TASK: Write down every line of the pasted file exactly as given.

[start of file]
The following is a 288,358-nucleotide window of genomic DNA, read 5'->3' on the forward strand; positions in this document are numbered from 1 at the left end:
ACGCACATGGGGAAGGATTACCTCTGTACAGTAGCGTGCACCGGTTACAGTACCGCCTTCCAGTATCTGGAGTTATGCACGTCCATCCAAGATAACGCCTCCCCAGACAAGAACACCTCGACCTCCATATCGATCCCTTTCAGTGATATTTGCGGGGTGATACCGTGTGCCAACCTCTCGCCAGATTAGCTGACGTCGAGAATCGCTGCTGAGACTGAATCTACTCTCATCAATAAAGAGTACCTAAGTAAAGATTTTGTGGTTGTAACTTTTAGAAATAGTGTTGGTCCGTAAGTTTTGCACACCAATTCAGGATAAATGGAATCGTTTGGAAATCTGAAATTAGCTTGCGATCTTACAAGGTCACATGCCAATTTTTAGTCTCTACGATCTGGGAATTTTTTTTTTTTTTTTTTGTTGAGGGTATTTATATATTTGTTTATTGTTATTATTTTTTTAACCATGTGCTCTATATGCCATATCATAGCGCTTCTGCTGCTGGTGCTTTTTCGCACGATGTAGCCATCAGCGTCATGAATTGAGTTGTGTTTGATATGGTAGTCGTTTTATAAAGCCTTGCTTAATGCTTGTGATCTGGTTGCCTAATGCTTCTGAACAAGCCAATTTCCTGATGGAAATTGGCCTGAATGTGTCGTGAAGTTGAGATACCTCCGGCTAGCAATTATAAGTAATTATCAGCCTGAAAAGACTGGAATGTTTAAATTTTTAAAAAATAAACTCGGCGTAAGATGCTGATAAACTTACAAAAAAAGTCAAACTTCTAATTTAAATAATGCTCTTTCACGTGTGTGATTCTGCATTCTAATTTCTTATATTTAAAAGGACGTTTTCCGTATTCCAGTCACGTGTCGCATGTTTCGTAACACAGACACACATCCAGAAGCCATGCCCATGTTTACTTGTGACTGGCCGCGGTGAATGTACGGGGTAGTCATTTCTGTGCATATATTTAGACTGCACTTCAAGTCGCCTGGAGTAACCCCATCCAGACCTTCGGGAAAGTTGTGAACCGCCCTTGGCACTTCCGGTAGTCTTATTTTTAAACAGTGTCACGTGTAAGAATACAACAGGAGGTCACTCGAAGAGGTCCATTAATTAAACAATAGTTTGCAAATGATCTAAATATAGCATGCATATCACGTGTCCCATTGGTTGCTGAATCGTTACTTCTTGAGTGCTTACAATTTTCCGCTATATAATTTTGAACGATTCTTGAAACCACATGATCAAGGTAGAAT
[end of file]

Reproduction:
The following is a 288,358-nucleotide window of genomic DNA, read 5'->3' on the forward strand; positions in this document are numbered from 1 at the left end:
ACGCACATGGGGAAGGATTACCTCTGTACAGTAGCGTGCACCGGTTACAGTACCGCCTTCCAGTATCTGGAGTTATGCACGTCCATCCAAGATAACGCCTCCCCAGACAAGAACACCTCGACCTCCATATCGATCCCTTTCAGTGATATTTGCGGGGTGATACCGTGTGCCAACCTCTCGCCAGATTAGCTGACGTCGAGAATCGCTGCTGAGACTGAATCTACTCTCATCAATAAAGAGTACCTAAGTAAAGATTTTGTGGTTGTAACTTTTAGAAATAGTGTTGGTCCGTAAGTTTTGCACACCAATTCAGGATAAATGGAATCGTTTGGAAATCTGAAATTAGCTTGCGATCTTACAAGGTCACATGCCAATTTTTAGTCTCTACGATCTGGGAATTTTTTTTTTTTTTTTTTGTTGAGGGTATTTATATATTTGTTTATTGTTATTATTTTTTTAACCATGTGCTCTATATGCCATATCATAGCGCTTCTGCTGCTGGTGCTTTTTCGCACGATGTAGCCATCAGCGTCATGAATTGAGTTGTGTTTGATATGGTAGTCGTTTTATAAAGCCTTGCTTAATGCTTGTGATCTGGTTGCCTAATGCTTCTGAACAAGCCAATTTCCTGATGGAAATTGGCCTGAATGTGTCGTGAAGTTGAGATACCTCCGGCTAGCAATTATAAGTAATTATCAGCCTGAAAAGACTGGAATGTTTAAATTTTTAAAAAATAAACTCGGCGTAAGATGCTGATAAACTTACAAAAAAAGTCAAACTTCTAATTTAAATAATGCTCTTTCACGTGTGTGATTCTGCATTCTAATTTCTTATATTTAAAAGGACGTTTTCCGTATTCCAGTCACGTGTCGCATGTTTCGTAACACAGACACACATCCAGAAGCCATGCCCATGTTTACTTGTGACTGGCCGCGGTGAATGTACGGGGTAGTCATTTCTGTGCATATATTTAGACTGCACTTCAAGTCGCCTGGAGTAACCCCATCCAGACCTTCGGGAAAGTTGTGAACCGCCCTTGGCACTTCCGGTAGTCTTATTTTTAAACAGTGTCACGTGTAAGAATACAACAGGAGGTCACTCGAAGAGGTCCATTAATTAAACAATAGTTTGCAAATGATCTAAATATAGCATGCATATCACGTGTCCCATTGGTTGCTGAATCGTTACTTCTTGAGTGCTTACAATTTTCCGCTATATAATTTTGAACGATTCTTGAAACCACATGATCAAGGTAGAAT